The componentsof the log are then assembled in a cylindrical (steel) mold. First, the carcass skin is placed inthe bottom. section of the mold to form a wrap for the log; then the dark meat is placed on the topof thecarcass skin; and then the edible flavor is spread uniformly fromend to end and side to side of the first layer of dark meat. The layer of White meat is then placed on top of the edible flavor and, if desired, another layer of carcass skin is placed on top of the white meat although oftentimes it is not desirable to place the skin on top of the white meat for purposes of improved appearance. The top section of the mold is then placed in position and pressure is applied to eliminate all air pockets and to form the meat, edible flavor and skin into a solid cohesive body. The mold is looked under pressure and the contents frozen. Thereafter the hard frozen log is wrapped in suitable pliable metal foil and retained in a hard frozen condition preferably until cooked.

Preferably the log is cooked in a roaster provided with tensioning means to exert continuous surface pressure on the log during cooking and preferably the log is placed in the roaster while hard frozen. After cooking the wrap is removed from the log in readiness for serving, or, alternatively, the log remains in Wrapped condition and is chilled prior to serving.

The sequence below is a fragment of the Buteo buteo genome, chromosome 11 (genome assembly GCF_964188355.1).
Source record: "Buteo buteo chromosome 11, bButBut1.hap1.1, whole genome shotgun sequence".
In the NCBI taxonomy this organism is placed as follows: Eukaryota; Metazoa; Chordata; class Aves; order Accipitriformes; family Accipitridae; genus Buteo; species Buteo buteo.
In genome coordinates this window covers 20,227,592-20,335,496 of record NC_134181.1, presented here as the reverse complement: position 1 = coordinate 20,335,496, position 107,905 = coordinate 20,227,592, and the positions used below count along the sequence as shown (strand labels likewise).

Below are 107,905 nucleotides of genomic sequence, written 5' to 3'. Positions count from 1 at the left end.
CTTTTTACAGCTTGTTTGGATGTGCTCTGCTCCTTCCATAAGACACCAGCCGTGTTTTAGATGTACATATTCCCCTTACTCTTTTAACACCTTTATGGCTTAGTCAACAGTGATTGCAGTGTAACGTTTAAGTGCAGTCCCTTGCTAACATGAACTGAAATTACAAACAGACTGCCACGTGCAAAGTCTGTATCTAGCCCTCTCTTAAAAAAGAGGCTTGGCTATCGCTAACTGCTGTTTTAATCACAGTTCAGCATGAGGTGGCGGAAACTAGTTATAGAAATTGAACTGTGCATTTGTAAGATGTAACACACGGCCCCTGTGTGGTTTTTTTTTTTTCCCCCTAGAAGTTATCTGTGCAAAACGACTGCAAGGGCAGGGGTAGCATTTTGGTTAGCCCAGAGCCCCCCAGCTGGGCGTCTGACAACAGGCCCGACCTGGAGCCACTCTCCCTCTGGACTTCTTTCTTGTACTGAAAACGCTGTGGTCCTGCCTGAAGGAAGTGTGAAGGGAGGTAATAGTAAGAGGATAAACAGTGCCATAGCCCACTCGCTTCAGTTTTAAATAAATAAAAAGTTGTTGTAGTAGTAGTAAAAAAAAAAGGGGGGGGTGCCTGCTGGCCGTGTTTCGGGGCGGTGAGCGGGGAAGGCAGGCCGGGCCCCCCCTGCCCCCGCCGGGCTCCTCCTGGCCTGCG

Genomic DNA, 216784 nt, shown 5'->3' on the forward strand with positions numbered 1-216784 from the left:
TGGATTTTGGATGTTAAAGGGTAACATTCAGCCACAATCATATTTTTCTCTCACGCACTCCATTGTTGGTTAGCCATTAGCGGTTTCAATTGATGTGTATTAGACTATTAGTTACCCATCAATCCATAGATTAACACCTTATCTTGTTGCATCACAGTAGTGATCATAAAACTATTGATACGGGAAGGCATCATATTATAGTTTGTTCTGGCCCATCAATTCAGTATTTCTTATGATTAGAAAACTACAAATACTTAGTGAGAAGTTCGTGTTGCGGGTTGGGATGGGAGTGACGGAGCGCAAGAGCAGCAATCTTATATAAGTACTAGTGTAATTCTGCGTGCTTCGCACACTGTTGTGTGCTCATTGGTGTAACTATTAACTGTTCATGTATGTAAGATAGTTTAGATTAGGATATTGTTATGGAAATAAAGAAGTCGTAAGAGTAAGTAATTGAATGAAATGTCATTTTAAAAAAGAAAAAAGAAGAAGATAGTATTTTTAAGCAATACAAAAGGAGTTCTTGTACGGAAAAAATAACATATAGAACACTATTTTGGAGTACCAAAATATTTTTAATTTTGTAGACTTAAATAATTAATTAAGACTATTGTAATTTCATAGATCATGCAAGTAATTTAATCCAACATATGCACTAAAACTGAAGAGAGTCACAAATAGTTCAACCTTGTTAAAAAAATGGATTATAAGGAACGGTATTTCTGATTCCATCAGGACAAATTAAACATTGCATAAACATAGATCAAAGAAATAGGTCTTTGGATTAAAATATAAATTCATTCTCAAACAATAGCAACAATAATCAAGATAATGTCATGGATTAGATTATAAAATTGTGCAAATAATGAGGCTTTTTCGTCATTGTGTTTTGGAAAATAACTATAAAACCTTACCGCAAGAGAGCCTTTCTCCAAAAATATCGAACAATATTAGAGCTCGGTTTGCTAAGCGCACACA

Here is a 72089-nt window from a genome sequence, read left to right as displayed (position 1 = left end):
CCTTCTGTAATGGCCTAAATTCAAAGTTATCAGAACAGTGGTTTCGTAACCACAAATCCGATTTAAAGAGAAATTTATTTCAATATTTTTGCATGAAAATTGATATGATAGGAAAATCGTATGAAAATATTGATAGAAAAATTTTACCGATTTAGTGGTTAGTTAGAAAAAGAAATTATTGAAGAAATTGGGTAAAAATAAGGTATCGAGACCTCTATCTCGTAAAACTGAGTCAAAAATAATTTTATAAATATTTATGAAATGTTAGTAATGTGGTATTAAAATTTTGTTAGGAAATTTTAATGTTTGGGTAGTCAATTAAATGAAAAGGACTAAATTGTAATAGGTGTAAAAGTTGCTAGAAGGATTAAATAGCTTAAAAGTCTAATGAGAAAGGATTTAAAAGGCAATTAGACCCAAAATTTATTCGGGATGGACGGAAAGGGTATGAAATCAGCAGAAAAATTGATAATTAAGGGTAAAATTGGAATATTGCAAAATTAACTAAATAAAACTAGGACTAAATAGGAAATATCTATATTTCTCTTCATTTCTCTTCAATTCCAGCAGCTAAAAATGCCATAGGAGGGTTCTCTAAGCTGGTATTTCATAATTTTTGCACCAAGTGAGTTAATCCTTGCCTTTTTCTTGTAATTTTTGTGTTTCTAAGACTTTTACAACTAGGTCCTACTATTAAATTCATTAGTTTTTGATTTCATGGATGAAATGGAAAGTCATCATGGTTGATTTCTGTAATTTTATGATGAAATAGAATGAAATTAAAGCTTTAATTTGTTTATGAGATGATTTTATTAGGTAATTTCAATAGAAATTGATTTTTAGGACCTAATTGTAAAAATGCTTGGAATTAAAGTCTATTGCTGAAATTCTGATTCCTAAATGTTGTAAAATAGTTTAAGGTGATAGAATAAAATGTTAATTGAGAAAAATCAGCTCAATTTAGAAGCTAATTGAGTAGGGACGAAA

The finished product includes the full bodied flavor of whole turkey meat and is not only juicy but has greater nutritional value than conventional whole turkey meat. Further, the turkey log insures perfect portion control, less shrinkage during cooking, and an elimination of normally wasted parts.

A further addition to the turkey log may be provided by means of an emulsion formed by the heart and gizzard of the turkey formed into a paste and applied uniformly over the dark meat layer. The amount of heart and gizzard emulsion may vary according to taste desires of the consuming public.

The ingredients by Weight in a combination log which has been found to be adequate are as follows:

49% white meat 40% dark meat 3% edible flavor 8% skin The white and dark meat may be more nearly equaled by decreasing the percentage of white meat and proportionately increasing the percentage of dark meat included in the log. Similarly, the amount of carcass skin may be reduced to about 4% to 5% by weight of the log and the weight of meat may then be increased proportionately.

In the specification and claims the product has been referred to as a log or loafi and is usually referred to as being cylindrical in form. It is understood, however, that the log or loaf may be of any desired shape and not specifically cylindrical.

While the product and the method of preparing and serving the same have been described 6 in rather specific detail by way of illustrative example; it understood that various changes and modifications may be practiced within the spirit of the "invention and scope of the appended t'ioned to impart asubstantial uniformity of taste:-

and texture throughout the product.

2. A food product according to claim 1 and wherein a wrapping of a layer of turkey carcass skin is disposed around at least one half the turkey meat and the product is in a hard frozen condition.